Just two years later Sir William also hosted the Catholic gang of the Gunpowder Plot as they plotted to kill the new Protestant King. While Sir William was charged with treason, he was acquitted and escaped with his life.
During the First English Civil War, the formidable Jane Ingilby (known as “Trooper Jane”) took part in the nearby Battle of Marston Moor (1644) beside her Royalist brother, the 6th Sir William. After the Royalist defeat, Jane made it back to the Castle just as the victorious Cromwell turned up seeking a room for the night. While her brother hid in a secret priest hole, Jane let Cromwell in on condition that she could keep her pistols!
Sir John Ingilby rebuilt the Castle in the 1780s, then his son, also called Sir John, completely rebuilt Ripley village. More eccentric Ingilbys followed, leaving behind them a trail of mistresses, illegitimate children, and disinherited heirs.
More Things to See in Ripley
Ripley is a very pretty village, with an immaculate high street, manicured grass verges and chocolate box worthy houses and cottages.
All Saints Church
Overlooking the Castle, Ripley’s church dates to the 14th century and is rich in history. In addition to housing tombs for members of the Ingilby family, one of the church walls is scarred with bullet holes.
These mark the time when Oliver Cromwell’s Parliamentarian soldiers executed Royalist prisoners after the battle of Marston Moor. (First English Civil War 1644).
Sir Thomas Ingilby and Lady Edeline were buried in the old parish church on the banks of the River Nidd, but the church began to subside when the river changed course. Their son built today’s Perpendicular church on higher ground, opposite the castle gates and relocated their tomb to the new church.
The Ancient Weeping Cross
The churchyard features a 14th-century “weeping cross”, believed to be the last one remaining in Britain. The stone pedestal features small (tiny!) recesses, where pilgrims and penitents would kneel. The cross itself has been lost for years. It’s now replaced by stones where the base of the cross would have been.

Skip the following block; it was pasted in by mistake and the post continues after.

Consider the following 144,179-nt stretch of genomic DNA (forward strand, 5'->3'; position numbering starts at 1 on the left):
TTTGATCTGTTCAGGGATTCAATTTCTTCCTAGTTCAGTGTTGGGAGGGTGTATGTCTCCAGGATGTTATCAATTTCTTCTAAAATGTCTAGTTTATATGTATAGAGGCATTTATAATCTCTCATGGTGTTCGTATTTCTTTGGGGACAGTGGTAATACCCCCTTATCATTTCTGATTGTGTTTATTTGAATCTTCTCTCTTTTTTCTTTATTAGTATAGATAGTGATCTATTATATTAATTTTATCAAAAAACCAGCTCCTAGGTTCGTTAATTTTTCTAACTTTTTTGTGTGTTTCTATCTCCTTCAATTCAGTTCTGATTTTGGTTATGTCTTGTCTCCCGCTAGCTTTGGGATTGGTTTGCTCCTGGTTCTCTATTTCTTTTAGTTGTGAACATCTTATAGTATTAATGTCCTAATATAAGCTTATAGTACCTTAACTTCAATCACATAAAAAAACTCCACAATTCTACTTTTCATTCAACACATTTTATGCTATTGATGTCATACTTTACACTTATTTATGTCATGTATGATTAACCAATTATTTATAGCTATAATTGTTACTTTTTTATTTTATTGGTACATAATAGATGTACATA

A weeping cross is a stone cross built on or by a road, for the devotions of penitents or pilgrims.
Other Ancient Monuments
The cobbled village square has two Grade II ancient monuments. The first is the 15th-century village cross with a sundial which dates back to the 18th century. The cross has a square base with five steps; however, only the base of the cross remains today.
An 18th-century set of stocks remains next to the cross. The victim could sit on the lowest step of the cross, while secured in the stocks.
Both within the castle gardens, and all-around Ripley village, the spring displays of snowdrops, daffodils and primroses are breath-taking. Ripley is famous for its beautiful bluebell woods too. Find photos and details of a scenic bluebell walk here.
How to Get to Ripley
By Car: Ripley is just off the A61, between Ripon and Harrogate. The A61 connects to M1 18 miles south; to M62 20 miles south and to A1 8 miles north).
By Bus/Train: Ripley is on the number 36 bus route (Leeds – Harrogate – Ripon, with onward train connections available in Harrogate and Leeds.
Where to Eat in Ripley
The Boar’s Head Hotel: Find this stunning hotel and bar just outside the castle entrance, in the cobbled village square.
Ripley Ice Cream: It’s almost impossible to visit Ripley without trying some of the “World’s Best Ice Cream”! The ice cream is lusciously soft and creamy, with a great selection of delicious flavours. Expect to queue, as the shop is always ridiculously busy.
Q1. Has Ripley ever been a film location?
Yes. Filmmakers chose the village of Ripley as one of the locations for the 1970 TV adaptation of Jane Eyre in which Susannah York was Emmy-nominated for her portrayal of Jane. All Saints Church features several times in the movie.
Ripley Castle was also a location for “Frankenstein” (1984), staring Robert Powell and Carrie Fisher.
Q2. Where can I park in Ripley Village?
The village car park is located just off the A61 and offers plentiful, free parking. It’s moments from the centre of the village. Satnav HG3 3AX.
Q3. Is Ripley Castle dog friendly?
No dogs (other than assistance dogs) can visit the castle or gardens, due to the deer in the park. There is a scenic dog walk through the woods on Hollybank Lane, around the outside of the castle walls, with dog bins at regular intervals along the lane.
Do you love countryside walk? Here’s a picturesque 9-mile circular walk around pretty North Yorkshire villages which starts and ends in Ripley.
Pin for later – How to Visit Ripley Castle & Gardens [Yorkshire, UK]
Do you enjoy visiting countryside villages and exploring Britain’s castles too? Which ones have you visited and which was your favourite? Maybe you’ve already been to Ripley? What did you love? Did I miss anything important out? Please share your thoughts in the comments! As always, I love to hear from you x